4th Oct 2022

Foreign ministers lobby Ashton by SMS on top jobs

  • Lobby by SMS: Ashton's inbox is full of ideas for EEAS candidates (Photo: ShuffleArt)

Foreign ministers lobbied EU top diplomat Catherine Ashton by every means possible including "by SMS" to get their candidates appointed to the new European External Action Service (EEAS), Finnish FM Alexander Stubb said during a meeting in Brussels on Friday (10 September).

The top positions are likely to be filled by a German, a Frenchman, a Pole and an EU commission official from Ireland.

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"I think the allocation of personnel is very much a discussion that takes place behind closed doors, by mobile phone or by SMS," Mr Stubb told journalists during the informal meeting of foreign ministers in the EU capital.

"All of us have friends and we are trying to lobby Catherine Ashton for places," he added.

Finland's aim is to get about 12 people overall into the EEAS system "on various levels."

"I'm quite hopeful, things are going quite well, but there's nothing on paper yet," the Finnish minister said.

Ms Ashton, who is to discuss the EEAS in a broad sense on Friday evening and Saturday morning, is expected to make an announcement shortly about the top four positions up for grabs. "She is very pleased with the quality of the candidates," one EU source told this website.

The fourth-highest post, that of "Chief Operations Officer," was apparently created to reach a compromise with the European Parliament on including someone from the EU commission in the top tier. The current director general for trade, David O'Sullivan from Ireland, who is a former subordinate of Ms Ashton from the time when she was trade commissioner, is tipped to get the job.

The two from the big and "old" member states are Helga Schmid, a German diplomat who worked in the office of former foreign policy chief Javier Solana, and Pierre Vimont, currently France's envoy to Washington.

The post to be filled by a Polish official is currently being disputed between Mikolaj Dowgielewicz, Warsaw's preferred candidate and currently the minister for EU affairs, whom some commission official see as lacking experience, and Maciej Popowski, a former Polish ambassador to Brussels and currently the head of cabinet of European Parliament President Jerzy Buzek.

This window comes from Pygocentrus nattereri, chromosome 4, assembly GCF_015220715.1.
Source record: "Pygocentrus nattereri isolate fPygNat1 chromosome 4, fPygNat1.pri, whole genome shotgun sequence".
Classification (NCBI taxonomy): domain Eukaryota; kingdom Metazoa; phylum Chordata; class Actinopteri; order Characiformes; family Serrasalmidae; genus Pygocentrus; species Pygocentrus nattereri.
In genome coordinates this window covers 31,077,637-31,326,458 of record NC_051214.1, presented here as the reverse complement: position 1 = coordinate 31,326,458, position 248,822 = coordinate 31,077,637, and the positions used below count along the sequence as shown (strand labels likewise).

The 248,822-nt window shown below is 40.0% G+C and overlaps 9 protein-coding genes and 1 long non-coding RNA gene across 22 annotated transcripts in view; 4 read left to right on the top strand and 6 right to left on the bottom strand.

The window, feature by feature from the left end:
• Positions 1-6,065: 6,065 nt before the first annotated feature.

Ms Ashton will also announce some 30 new EU ambassadors abroad, for which about 1,000 applications have been received.

Not every country is as pleased as Finland with the ongoing talks. Neighbouring Estonia, a former Soviet state, thinks the requirements are unfair for diplomats who still have to catch up on experience after less than 20 years of freedom.

"There are two issues - one is that it's very difficult to argue that the best candidate should not get the position, if you look at competitions. But at the same time, because of history, diplomats from new member states didn't have the same possibilities as those from old member states," foreign minister Urmas Paet told EUobserver.

"Our recent histroy is less than 20 years, at the same time when other countries had a normal development for the past 60-70 years. We didn't have the opportunity to serve for decades in every corner of the world. And this is a problem."

Estonia has been repeatedly pointing out that too few eastern diplomats are currently part of the system and warned against this tendency in the new scheme.

"If the outcome really is as the statistics show, that very few are selected from new member states, it creates disappointment and frustration in new member states and it will not be helpful for the further development of the EEAS," Mr Paet concluded.

Correction: The article previously said that Finland would like to get around 62 people into the diplomatic service. This should have read 12.


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